Sink Into a Home Yoga Practice Space
Sink Into a Home Yoga Practice Space
Shri K. Pattabhi Jois, known in the West as the father of Ashtanga yoga, famously said to his students, "Yoga is 99 percent practice, 1 percent theory." But as our daily obligations increase, enriching one's practice by attending class at a yoga studio has gotten more and more difficult — not to mention expensive.
Yoga practitioners all over the world have taken matters into their own hands by bringing their yoga practice home. You, too, can enrich your practice by creating your own yoga space in the house with just a few tweaks and additions that fit your budget and lifestyle. If you don't have the budget for a detached cabin or a separate yoga room, a basement corner or nook should suffice, so long as it can accommodate an unfurled yoga mat and your arm span. If you are planning to do inversions, at least one clear, unadorned wall space is needed.
Salute the Sun with Natural Light
An airy penthouse yoga room has all the elements of the most serene yoga studio: natural air purifiers by way of a potted plant, hardwood floors for more stable Sun Salutations and asanas (poses), white and warm tones, and most important, unadorned windows that let in plenty of natural light.
Related: Increase Natural Light, Reduce Glare
"For those that can have an entirely separate yoga space, I would recommend having access to plenty of natural light," agrees San Francisco Bay Area yoga instructor Charu Rachlis. "Ideally you want to face east or north when in the yoga room; both directions are considered auspicious for spiritual practice, not to mention that you might get to watch the sun rising from the space."
Feldman Architecture, Inc., original photo on Houzz
Connect with Nature
This Mill Valley, California, yoga cabin was part of a project that involved adding two cabins on a steep wooded site, with one cabin being used as a yoga studio. As you can see, the cabin has direct access to the surrounding vegetation and receives plenty of natural light. "We placed the yoga cabin right next to a beautiful grouping of redwood trees," principal architect Jonathan Feldman says. The client "wanted healthy materials and finishes (low- or zero-VOC) and natural materials: rustic wood, stone and warm paint colors," he adds.
More clients are requesting yoga studios, these days Feldman says. "People seem to want lots of light and a remote location where they can get away from the stresses of their busy lives."
Colorado yoga instructor Meg DePriest adds, "Your yoga space doesn't necessarily have to be 9 feet by 9 feet, as is popularly believed." Can you stretch out your arms and legs while lying on the ground without bumping into furniture? Can you go through Sun Salutations without having to restrict your movement? If so, then you have enough space for asana practice.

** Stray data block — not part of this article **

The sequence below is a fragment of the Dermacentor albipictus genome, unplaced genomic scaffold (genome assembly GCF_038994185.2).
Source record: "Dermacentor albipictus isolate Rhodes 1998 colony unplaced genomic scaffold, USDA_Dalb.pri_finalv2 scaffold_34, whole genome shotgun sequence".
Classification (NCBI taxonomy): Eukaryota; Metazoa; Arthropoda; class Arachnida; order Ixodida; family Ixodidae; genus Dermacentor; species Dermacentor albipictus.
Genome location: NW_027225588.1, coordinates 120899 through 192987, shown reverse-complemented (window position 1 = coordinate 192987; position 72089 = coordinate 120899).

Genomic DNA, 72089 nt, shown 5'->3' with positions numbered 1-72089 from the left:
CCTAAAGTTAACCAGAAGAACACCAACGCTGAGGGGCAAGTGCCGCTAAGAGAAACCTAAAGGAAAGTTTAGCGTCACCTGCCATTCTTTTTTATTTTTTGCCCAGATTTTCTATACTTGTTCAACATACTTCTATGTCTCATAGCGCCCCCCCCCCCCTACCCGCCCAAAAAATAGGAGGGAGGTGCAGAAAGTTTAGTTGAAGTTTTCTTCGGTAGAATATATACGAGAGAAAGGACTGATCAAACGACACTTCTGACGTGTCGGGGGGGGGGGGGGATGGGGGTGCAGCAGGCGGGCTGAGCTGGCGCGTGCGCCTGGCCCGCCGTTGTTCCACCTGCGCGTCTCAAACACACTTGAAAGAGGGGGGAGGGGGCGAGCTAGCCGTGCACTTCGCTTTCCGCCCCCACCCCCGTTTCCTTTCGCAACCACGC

The temperature for your yoga room or space depends on your needs and preferences, but make sure the room is ventilated properly and can be warmed in winter.
John Kraemer & Sons, original photo on Houzz
Create a Separate Space
Devoting a separate space for yoga practice, no matter how big or small the area, is important in building your home yoga practice. There is something restorative about leaving the demands of our busy lives in a space "out there" and entering a space that is solely dedicated to healing, mindfulness and calm.
"For this project, the homeowners had always wanted a room specifically for yoga, so the space was actually designed into the plan and was not an afterthought," says residential builder Jonathan Kraemer, adding that it was designed exactly to his clients' specifications.
"The clients asked for cork floors, which are ecofriendly, comfortable and easy to walk on, durable and absorb sound well," says Kraemer.
Related: Simple Pleasures: Get Centered
You don't have to have much money to have an entirely separate yoga room. "You may not have a room that you can keep clear at all times for yoga," DePriest says. "In that case, each [time you practice], clear the same space that you'll be using and then light a candle to signify the transition from what that space was to what the space has become. It will help ground your yoga/meditation practice."
A reading nook or sitting area can easily transform into a yoga space if furniture can be moved against the wall to create more room for your yoga mat.
DePriest practices at home in a little alcove in her master bedroom, where she has a low table with books and incense, and floor space for her zafu (meditation pillow) and yoga mat. "I have one wall space free so I can do inversions. I love my home yoga space," she says.
Escale Design, original photo on Houzz
Don't be Afraid to Take It Outdoors
What many people don't know is that yoga is much more than poses and physical practice. "For me, yoga is also about sitting and meditating. The poses help you achieve strength and flexibility so that your sitting and meditation practice can be more comfortable. Anyone can practice yoga anywhere in the home. You work with what you have," says DePriest.
This picturesque view and surrounding landscape make for an ideal place to practice yoga; pranayama (breath work) is made easy with fresh air, and the heat from the sun's rays can help improve flexibility throughout one's practice. Just don't forget to wear sunscreen.
Set the Right Intent with a Grounding Object
It's important to have something that reminds you what your practice is aiming toward. "Have a visual totem that reminds you that the space and practice is for healing and relaxation: a flower, a statue, a picture that has spiritual meaning for you or a candle," says Rachlis, adding that it is "totally up to each person how to set up a room for yoga and meditation."
As with everything that has to do with yoga, use your intuition in deciding what feels sacred and what you want to have as part of your mindful space.